The celebrity machine took hold in advertising decades ago, and as Ad Men and Joe Public we’ve been pushing, pulling and undressing celebs to capture a sneak peak into the brands they live with. But, the influx of semi-celebrity, the invention of zelebrity’s and the see and forget nature of the media means that at any one time there are a huge number of people looking to cash-in on their 15 minutes of fame.
To the media industry it’s heaven, always a personality, always a story. But to the advertising industry this can pose a problem. Largely due to the inflated expectations from celebrity endorsed organisations that if you hire them, business will come, and when it doesn’t there’s rarely enough budget to do anything else. However, when you get it right it can be the brand’s difference between relevant abruption and total oblivion. We have found over the past few years that if we stick to these golden rules for celebrity endorsement you can still go awfully wrong, but here goes.
1. Choose someone relevant. Crazy as it seems, some treat celebrity deals like shopping for clothes. It’s essential that the “face of” fits for the faces that are staring right back at you.
2. Cost will drive selection, of course, but the cheaper the celeb, the less brand equity they’re likely to have. There is a point where the celeb is so low profile you should hardly bother.
3. Avoid overnight sensations. Who knows where they’ll be tomorrow, or how they’re likely to behave.
4. Treat celeb endorsement exactly the same way as any other relationship. Start off casual, don’t over commit, see how you get on. After a few years it may form into something concrete, or not. But at least you have the choice.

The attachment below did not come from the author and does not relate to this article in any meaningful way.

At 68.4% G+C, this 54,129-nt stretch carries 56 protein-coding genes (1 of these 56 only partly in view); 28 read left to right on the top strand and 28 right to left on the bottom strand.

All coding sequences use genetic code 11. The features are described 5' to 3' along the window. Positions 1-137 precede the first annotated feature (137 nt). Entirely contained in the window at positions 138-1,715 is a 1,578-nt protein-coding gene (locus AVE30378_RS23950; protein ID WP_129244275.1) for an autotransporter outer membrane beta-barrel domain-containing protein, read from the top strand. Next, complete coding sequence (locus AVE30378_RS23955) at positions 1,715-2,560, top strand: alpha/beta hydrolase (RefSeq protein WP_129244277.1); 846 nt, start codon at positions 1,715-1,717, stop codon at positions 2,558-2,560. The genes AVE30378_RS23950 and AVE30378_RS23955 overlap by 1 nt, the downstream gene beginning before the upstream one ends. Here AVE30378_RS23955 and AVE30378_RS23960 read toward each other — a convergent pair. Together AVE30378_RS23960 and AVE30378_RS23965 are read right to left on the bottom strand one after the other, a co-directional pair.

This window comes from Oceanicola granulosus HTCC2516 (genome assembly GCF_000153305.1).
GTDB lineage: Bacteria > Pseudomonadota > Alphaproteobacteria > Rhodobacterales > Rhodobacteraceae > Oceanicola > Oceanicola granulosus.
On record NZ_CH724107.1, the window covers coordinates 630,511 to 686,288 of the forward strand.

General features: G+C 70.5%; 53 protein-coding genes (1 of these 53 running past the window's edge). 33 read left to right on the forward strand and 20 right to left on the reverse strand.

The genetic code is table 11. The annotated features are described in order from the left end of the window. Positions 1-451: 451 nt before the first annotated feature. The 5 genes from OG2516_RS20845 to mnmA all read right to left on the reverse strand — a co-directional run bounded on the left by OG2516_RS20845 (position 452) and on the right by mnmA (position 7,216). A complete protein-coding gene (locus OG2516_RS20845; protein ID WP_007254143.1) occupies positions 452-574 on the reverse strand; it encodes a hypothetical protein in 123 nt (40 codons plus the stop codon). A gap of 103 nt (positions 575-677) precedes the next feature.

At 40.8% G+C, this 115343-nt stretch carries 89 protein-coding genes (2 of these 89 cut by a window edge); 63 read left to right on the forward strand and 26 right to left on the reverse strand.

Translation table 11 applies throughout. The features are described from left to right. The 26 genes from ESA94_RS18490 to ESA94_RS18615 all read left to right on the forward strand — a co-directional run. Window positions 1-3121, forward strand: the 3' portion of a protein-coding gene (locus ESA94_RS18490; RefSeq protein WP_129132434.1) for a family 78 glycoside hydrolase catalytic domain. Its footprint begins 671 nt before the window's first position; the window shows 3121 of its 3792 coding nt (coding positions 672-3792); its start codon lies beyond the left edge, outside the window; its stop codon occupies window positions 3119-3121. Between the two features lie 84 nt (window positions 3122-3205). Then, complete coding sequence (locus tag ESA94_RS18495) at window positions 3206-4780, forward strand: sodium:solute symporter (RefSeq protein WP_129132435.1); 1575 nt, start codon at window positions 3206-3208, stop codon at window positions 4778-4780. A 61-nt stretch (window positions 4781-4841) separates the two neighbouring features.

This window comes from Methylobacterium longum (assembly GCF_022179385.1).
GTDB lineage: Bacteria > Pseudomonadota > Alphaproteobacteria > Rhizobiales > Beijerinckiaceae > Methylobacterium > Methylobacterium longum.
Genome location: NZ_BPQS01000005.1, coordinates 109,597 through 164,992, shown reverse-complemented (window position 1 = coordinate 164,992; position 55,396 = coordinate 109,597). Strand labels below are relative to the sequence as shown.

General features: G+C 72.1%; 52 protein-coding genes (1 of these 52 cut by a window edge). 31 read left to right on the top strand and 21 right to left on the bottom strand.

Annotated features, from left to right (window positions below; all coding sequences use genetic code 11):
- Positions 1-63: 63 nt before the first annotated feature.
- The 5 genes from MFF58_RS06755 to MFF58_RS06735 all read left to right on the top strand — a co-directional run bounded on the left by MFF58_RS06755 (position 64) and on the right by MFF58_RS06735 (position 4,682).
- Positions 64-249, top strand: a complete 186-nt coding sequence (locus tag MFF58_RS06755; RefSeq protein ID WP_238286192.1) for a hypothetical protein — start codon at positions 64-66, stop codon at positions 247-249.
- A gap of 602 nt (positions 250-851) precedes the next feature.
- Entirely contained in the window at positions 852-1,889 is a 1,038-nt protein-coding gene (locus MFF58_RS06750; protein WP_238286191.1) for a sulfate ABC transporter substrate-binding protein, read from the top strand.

5. Be clear, get your contracts in place, agree the remit and negotiate the price upfront. Make sure there are break clauses in place, it’s as important for you to get out as it is for their agent to get in.
6. Get an agency to negotiate on your behalf. It removes the emotional bind, it’s easier to negotiate when it’s not your money, and celebrity agents are usually seasoned. You need to know what you’re doing if you want to strike the right deal.
7. Pre-plan your exit. If it goes pear shaped you need to extract your brand with minimum collateral damage. Get a disaster recovery plan in place. Most PR agencies worth their salt will have a formula for disaster recovery.
8. Make sure you assign a suitably proportionate media budget, and avoid measuring the success of any celeb endorsement solely through column inches. Celebrity will drive coverage, but that’s not the only point. It’s about relevant coverage, brand awareness and ultimately at some stage, uplift in sales.
9. Social media, particularly Twitter and Facebook, may seem like a volume game, but rarely pay back commercially. Remember that raising the brand profile is a numbers game, but it’s not. The value lies in targeting the right audience, not the only audience.
10. Last but not least, remember who pays the bill. You need a good and trusting working relationship. The most successful relationships turn into partnerships because they’re symbiotic, so you can both grow your brands together. They’re hard to establish, but worth the effort, just look at Homer Simpson and Domino’s Pizza.